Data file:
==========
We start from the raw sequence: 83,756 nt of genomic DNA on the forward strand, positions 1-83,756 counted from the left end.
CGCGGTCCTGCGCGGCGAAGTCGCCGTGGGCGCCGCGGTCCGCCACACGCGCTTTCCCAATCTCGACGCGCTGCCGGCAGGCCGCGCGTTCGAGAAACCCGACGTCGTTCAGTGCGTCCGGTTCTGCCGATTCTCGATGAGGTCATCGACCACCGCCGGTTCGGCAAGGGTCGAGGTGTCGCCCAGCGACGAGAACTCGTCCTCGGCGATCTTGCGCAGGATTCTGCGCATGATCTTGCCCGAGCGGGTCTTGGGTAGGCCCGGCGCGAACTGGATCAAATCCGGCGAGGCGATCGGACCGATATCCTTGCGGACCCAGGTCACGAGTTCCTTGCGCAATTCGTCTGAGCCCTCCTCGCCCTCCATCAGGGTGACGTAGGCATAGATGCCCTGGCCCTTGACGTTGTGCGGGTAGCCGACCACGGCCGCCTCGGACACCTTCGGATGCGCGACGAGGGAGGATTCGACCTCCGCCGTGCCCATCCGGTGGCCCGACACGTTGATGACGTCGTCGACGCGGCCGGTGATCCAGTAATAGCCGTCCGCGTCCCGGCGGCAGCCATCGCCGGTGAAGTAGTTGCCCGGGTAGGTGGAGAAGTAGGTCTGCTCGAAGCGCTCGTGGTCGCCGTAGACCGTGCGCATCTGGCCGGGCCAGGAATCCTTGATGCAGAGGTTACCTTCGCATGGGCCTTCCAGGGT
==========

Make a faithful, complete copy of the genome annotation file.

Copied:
We start from the raw sequence: 83,756 nt of genomic DNA on the forward strand, positions 1-83,756 counted from the left end.
CGCGGTCCTGCGCGGCGAAGTCGCCGTGGGCGCCGCGGTCCGCCACACGCGCTTTCCCAATCTCGACGCGCTGCCGGCAGGCCGCGCGTTCGAGAAACCCGACGTCGTTCAGTGCGTCCGGTTCTGCCGATTCTCGATGAGGTCATCGACCACCGCCGGTTCGGCAAGGGTCGAGGTGTCGCCCAGCGACGAGAACTCGTCCTCGGCGATCTTGCGCAGGATTCTGCGCATGATCTTGCCCGAGCGGGTCTTGGGTAGGCCCGGCGCGAACTGGATCAAATCCGGCGAGGCGATCGGACCGATATCCTTGCGGACCCAGGTCACGAGTTCCTTGCGCAATTCGTCTGAGCCCTCCTCGCCCTCCATCAGGGTGACGTAGGCATAGATGCCCTGGCCCTTGACGTTGTGCGGGTAGCCGACCACGGCCGCCTCGGACACCTTCGGATGCGCGACGAGGGAGGATTCGACCTCCGCCGTGCCCATCCGGTGGCCCGACACGTTGATGACGTCGTCGACGCGGCCGGTGATCCAGTAATAGCCGTCCGCGTCCCGGCGGCAGCCATCGCCGGTGAAGTAGTTGCCCGGGTAGGTGGAGAAGTAGGTCTGCTCGAAGCGCTCGTGGTCGCCGTAGACCGTGCGCATCTGGCCGGGCCAGGAATCCTTGATGCAGAGGTTACCTTCGCATGGGCCTTCCAGGGT